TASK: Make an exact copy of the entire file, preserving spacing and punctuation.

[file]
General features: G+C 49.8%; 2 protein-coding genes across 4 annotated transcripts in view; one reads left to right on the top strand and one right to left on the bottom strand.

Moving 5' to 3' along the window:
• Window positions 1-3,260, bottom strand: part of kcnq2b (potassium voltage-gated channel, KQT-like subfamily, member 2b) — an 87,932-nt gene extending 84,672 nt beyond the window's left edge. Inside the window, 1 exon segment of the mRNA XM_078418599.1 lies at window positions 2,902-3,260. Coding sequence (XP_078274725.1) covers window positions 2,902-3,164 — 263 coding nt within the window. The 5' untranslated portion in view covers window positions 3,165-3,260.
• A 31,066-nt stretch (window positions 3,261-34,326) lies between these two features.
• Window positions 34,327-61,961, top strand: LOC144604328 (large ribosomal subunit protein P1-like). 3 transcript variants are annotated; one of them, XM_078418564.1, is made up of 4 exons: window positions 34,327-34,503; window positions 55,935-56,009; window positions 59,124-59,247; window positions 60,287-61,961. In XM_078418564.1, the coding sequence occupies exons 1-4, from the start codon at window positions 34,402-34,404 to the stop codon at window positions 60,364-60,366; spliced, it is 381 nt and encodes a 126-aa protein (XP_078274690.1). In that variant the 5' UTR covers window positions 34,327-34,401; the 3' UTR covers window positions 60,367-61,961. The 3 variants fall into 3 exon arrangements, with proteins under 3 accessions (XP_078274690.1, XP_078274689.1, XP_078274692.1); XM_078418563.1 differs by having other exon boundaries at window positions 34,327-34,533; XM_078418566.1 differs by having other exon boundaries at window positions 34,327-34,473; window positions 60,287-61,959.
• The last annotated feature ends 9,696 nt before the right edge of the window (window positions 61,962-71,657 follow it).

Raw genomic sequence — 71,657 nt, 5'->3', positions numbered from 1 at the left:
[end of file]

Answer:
General features: G+C 49.8%; 2 protein-coding genes across 4 annotated transcripts in view; one reads left to right on the top strand and one right to left on the bottom strand.

Moving 5' to 3' along the window:
• Window positions 1-3,260, bottom strand: part of kcnq2b (potassium voltage-gated channel, KQT-like subfamily, member 2b) — an 87,932-nt gene extending 84,672 nt beyond the window's left edge. Inside the window, 1 exon segment of the mRNA XM_078418599.1 lies at window positions 2,902-3,260. Coding sequence (XP_078274725.1) covers window positions 2,902-3,164 — 263 coding nt within the window. The 5' untranslated portion in view covers window positions 3,165-3,260.
• A 31,066-nt stretch (window positions 3,261-34,326) lies between these two features.
• Window positions 34,327-61,961, top strand: LOC144604328 (large ribosomal subunit protein P1-like). 3 transcript variants are annotated; one of them, XM_078418564.1, is made up of 4 exons: window positions 34,327-34,503; window positions 55,935-56,009; window positions 59,124-59,247; window positions 60,287-61,961. In XM_078418564.1, the coding sequence occupies exons 1-4, from the start codon at window positions 34,402-34,404 to the stop codon at window positions 60,364-60,366; spliced, it is 381 nt and encodes a 126-aa protein (XP_078274690.1). In that variant the 5' UTR covers window positions 34,327-34,401; the 3' UTR covers window positions 60,367-61,961. The 3 variants fall into 3 exon arrangements, with proteins under 3 accessions (XP_078274690.1, XP_078274689.1, XP_078274692.1); XM_078418563.1 differs by having other exon boundaries at window positions 34,327-34,533; XM_078418566.1 differs by having other exon boundaries at window positions 34,327-34,473; window positions 60,287-61,959.
• The last annotated feature ends 9,696 nt before the right edge of the window (window positions 61,962-71,657 follow it).

Raw genomic sequence — 71,657 nt, 5'->3', positions numbered from 1 at the left: